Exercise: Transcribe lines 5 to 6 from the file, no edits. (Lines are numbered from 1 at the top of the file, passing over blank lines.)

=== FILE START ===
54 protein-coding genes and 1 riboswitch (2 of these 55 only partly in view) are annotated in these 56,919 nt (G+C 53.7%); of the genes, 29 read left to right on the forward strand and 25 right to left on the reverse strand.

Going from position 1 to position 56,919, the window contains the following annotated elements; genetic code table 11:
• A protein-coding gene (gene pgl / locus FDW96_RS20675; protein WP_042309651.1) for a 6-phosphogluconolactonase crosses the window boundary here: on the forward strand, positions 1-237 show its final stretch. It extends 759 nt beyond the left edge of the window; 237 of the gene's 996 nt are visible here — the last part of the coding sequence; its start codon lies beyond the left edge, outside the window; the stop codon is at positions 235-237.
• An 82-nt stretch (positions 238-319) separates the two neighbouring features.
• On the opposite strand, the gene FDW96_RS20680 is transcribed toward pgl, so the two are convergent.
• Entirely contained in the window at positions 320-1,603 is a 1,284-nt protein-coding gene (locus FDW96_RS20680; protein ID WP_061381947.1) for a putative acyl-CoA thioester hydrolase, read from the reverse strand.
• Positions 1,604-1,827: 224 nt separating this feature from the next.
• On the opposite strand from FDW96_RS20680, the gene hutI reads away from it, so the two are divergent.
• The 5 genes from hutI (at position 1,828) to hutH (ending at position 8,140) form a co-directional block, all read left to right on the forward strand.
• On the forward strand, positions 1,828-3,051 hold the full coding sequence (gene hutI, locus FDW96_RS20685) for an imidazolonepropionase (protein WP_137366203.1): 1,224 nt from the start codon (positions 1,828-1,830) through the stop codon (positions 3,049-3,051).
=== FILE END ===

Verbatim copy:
• On the opposite strand, the gene FDW96_RS20680 is transcribed toward pgl, so the two are convergent.
• Entirely contained in the window at positions 320-1,603 is a 1,284-nt protein-coding gene (locus FDW96_RS20680; protein ID WP_061381947.1) for a putative acyl-CoA thioester hydrolase, read from the reverse strand.